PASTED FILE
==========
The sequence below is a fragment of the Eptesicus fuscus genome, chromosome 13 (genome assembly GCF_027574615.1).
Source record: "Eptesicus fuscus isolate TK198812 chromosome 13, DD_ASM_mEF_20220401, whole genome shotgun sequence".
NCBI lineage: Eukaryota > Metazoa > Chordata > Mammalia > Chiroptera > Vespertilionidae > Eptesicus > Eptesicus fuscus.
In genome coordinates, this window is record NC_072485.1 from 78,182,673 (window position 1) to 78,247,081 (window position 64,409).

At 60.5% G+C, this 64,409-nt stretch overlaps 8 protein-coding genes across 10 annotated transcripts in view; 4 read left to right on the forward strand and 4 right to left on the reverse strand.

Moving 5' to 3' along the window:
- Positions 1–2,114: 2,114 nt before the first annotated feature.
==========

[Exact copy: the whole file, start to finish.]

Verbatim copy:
The sequence below is a fragment of the Eptesicus fuscus genome, chromosome 13 (genome assembly GCF_027574615.1).
Source record: "Eptesicus fuscus isolate TK198812 chromosome 13, DD_ASM_mEF_20220401, whole genome shotgun sequence".
NCBI lineage: Eukaryota > Metazoa > Chordata > Mammalia > Chiroptera > Vespertilionidae > Eptesicus > Eptesicus fuscus.
In genome coordinates, this window is record NC_072485.1 from 78,182,673 (window position 1) to 78,247,081 (window position 64,409).

At 60.5% G+C, this 64,409-nt stretch overlaps 8 protein-coding genes across 10 annotated transcripts in view; 4 read left to right on the forward strand and 4 right to left on the reverse strand.

Moving 5' to 3' along the window:
- Positions 1–2,114: 2,114 nt before the first annotated feature.